The Bureau of Reclamation set a 60-day deadline for basin states and tribes to contribute ideas to a plan, but Touton said Tuesday the federal government also has the authority to “act unilaterally” to tie up water diverted in federal projects to reduce.
Both Trujillo and Touton said the measures were needed to protect infrastructure, including hydroelectric production at the Glen Canyon and Hoover dams.
Dan Beard, who served as Commissioner of Reclamations under President Bill Clinton, said current federal officials have inherited a harsh position that was not of their own making.
“For nearly two decades,” he said in an interview, “there has been report after report highlighting the challenges associated with climate change and the impact it will have on the Colorado River basin system .”
Beard said previous governments from both political parties have effectively ignored the warnings, “and in fact in many cases they have been climate deniers.”
But the federal government’s current scramble to protect hydroelectric operations at Glen Canyon Dam shouldn’t spur decision-making, Beard says.
“They turn their insides out to support an unneeded facility,” he said, noting that Glen Canyon Dam provides only a fraction of the power for the western power grid and that it no longer provides any water storage benefits.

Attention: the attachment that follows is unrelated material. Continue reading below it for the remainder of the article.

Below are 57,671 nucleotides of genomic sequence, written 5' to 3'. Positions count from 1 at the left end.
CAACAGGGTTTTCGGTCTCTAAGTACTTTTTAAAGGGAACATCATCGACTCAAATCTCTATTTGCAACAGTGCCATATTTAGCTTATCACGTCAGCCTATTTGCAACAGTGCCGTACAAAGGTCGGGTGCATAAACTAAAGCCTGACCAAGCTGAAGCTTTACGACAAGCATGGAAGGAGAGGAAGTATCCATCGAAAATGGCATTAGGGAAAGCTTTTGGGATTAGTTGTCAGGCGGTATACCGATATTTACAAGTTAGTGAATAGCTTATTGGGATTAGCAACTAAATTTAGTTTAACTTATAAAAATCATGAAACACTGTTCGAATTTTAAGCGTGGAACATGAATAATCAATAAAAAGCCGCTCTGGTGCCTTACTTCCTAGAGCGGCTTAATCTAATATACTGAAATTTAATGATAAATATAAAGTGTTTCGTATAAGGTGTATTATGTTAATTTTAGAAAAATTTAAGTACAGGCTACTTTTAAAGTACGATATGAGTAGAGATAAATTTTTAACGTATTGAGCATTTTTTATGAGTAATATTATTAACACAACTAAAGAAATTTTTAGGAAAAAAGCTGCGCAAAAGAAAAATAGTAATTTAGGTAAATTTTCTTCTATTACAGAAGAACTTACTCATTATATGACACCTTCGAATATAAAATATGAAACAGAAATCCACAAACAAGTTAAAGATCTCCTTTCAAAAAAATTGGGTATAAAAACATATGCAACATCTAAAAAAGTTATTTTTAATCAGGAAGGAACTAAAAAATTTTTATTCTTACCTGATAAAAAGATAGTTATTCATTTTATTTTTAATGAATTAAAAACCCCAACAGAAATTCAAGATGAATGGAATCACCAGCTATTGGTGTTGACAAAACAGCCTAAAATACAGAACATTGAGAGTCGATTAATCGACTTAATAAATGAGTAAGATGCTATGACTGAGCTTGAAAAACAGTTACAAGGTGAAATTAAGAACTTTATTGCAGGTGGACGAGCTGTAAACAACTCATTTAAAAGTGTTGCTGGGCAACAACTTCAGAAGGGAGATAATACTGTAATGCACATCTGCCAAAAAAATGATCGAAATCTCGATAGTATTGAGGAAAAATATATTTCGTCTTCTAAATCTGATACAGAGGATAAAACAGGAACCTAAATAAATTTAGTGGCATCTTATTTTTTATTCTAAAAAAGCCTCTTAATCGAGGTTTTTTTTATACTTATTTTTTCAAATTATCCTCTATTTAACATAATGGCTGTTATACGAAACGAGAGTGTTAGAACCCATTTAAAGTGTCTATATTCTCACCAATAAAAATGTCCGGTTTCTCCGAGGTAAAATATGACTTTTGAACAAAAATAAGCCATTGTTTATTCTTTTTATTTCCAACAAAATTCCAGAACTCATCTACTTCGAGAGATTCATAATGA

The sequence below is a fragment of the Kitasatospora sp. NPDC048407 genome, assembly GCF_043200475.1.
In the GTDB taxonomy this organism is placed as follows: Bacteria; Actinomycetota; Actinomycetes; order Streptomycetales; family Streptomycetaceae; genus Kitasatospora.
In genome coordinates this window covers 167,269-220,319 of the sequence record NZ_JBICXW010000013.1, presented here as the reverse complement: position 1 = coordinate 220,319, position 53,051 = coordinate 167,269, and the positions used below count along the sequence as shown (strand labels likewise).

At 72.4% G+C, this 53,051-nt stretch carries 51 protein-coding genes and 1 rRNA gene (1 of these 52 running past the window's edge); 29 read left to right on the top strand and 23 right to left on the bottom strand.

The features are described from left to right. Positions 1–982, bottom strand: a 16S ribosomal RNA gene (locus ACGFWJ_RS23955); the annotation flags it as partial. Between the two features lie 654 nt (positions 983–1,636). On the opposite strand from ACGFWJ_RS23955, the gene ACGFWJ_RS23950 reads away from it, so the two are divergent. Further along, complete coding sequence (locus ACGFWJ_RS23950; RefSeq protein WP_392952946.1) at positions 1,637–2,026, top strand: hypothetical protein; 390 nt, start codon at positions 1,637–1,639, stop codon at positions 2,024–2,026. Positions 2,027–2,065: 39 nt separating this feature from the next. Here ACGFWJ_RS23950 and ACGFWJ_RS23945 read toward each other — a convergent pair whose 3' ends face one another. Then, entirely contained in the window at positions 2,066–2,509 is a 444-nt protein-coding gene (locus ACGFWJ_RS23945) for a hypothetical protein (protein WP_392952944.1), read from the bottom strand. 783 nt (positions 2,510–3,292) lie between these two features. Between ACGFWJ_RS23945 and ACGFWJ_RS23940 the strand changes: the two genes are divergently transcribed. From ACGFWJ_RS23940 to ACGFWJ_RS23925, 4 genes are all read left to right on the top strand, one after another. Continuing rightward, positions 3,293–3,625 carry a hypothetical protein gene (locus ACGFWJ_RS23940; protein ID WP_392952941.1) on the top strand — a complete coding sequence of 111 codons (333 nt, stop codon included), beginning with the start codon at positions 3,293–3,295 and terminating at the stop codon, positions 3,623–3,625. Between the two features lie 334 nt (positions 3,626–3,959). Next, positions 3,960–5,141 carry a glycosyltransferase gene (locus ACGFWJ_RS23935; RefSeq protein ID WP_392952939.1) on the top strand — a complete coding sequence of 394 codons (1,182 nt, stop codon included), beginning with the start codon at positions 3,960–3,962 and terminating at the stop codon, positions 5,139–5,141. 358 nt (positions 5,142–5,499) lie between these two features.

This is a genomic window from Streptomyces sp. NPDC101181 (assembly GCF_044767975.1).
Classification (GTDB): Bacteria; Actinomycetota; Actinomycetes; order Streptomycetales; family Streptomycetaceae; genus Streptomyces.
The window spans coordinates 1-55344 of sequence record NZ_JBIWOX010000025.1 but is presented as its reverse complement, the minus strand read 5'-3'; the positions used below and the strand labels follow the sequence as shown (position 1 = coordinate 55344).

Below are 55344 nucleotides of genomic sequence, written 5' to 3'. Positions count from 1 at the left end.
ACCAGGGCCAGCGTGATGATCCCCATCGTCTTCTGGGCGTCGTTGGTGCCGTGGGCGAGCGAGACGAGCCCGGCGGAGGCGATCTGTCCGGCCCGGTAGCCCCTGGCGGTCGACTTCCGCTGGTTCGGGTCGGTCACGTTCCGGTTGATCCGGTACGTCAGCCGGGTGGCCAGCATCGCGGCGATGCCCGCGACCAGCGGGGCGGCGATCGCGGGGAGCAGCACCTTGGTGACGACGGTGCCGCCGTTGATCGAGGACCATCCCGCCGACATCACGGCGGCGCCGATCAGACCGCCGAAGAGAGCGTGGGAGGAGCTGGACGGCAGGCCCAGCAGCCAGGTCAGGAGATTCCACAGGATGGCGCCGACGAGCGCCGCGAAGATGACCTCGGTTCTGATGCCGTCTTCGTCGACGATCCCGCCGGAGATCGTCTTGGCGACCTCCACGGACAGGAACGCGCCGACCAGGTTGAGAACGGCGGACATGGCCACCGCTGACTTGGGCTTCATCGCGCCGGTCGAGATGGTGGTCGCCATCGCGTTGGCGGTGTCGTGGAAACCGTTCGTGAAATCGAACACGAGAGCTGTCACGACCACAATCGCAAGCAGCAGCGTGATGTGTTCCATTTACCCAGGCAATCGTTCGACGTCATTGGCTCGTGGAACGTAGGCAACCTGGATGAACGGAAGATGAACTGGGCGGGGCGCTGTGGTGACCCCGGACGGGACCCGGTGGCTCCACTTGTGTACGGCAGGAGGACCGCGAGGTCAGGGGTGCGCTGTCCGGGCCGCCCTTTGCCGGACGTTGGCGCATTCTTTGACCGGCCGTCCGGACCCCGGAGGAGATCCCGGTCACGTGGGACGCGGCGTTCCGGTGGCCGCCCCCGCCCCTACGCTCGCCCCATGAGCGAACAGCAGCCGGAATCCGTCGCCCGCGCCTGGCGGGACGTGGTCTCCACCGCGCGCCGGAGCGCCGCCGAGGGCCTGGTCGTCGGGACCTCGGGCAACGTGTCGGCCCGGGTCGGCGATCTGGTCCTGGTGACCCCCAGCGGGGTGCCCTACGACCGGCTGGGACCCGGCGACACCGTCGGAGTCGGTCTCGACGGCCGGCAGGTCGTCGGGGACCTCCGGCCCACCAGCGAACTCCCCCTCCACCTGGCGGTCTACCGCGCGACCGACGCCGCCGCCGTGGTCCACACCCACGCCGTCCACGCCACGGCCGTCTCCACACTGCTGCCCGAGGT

Beard has long advocated for the decommissioning of the Glen Canyon Dam and the use of the Hoover Dam, which forms Lake Mead, for water storage and hydroelectric purposes. The proposal could give water managers more flexibility in the current crisis.
Lake Powell attracts millions of visitors annually, and power sales from Glen Canyon Dam fund important environmental programs, dam maintenance, and irrigation projects. Neither Trujillo nor Touton discussed redesigning the dam to allow Lake Powell to drain in their comments this week, and Beard acknowledged his view is in the minority.
“The only thing that’s sustainable over the long term is lower consumption in the Lower Basin,” said Gene Shawcroft, Utah’s Colorado River Commissioner, who represents Utah at interstate water negotiations. “That doesn’t mean, in my opinion, that the big leagues don’t have to continue to be concerned with conservation, which we are aggressively doing.” Legislators passed a number of important water conservation laws this year.
Upper basin states must respond to runoff patterns because all of Utah’s Colorado River diversions are upstream of Lake Powell, primarily on the Green River before it meets the Colorado.
Utah made a significant cut in what it could have collected last year simply because the water wasn’t there, Shawcroft said, adding that all users need to do more this year to do more.
About 27% of the water used in Utah comes from the Colorado River system, and 62% of that goes to agriculture. In the entire catchment area, agriculture uses 80% of the river water. Municipal water users in Utah use more water per person — and pay lower water rates — than residents of Las Vegas, Phoenix, and Tucson, largely because those cities have implemented numerous programs to prevent thirsty landscaping like lawns.
https://www.sltrib.com/news/2022/06/18/system-is-tipping-point/ Feds say unprecedented cuts are needed to balance Colorado River water balance and shore up Lake Powell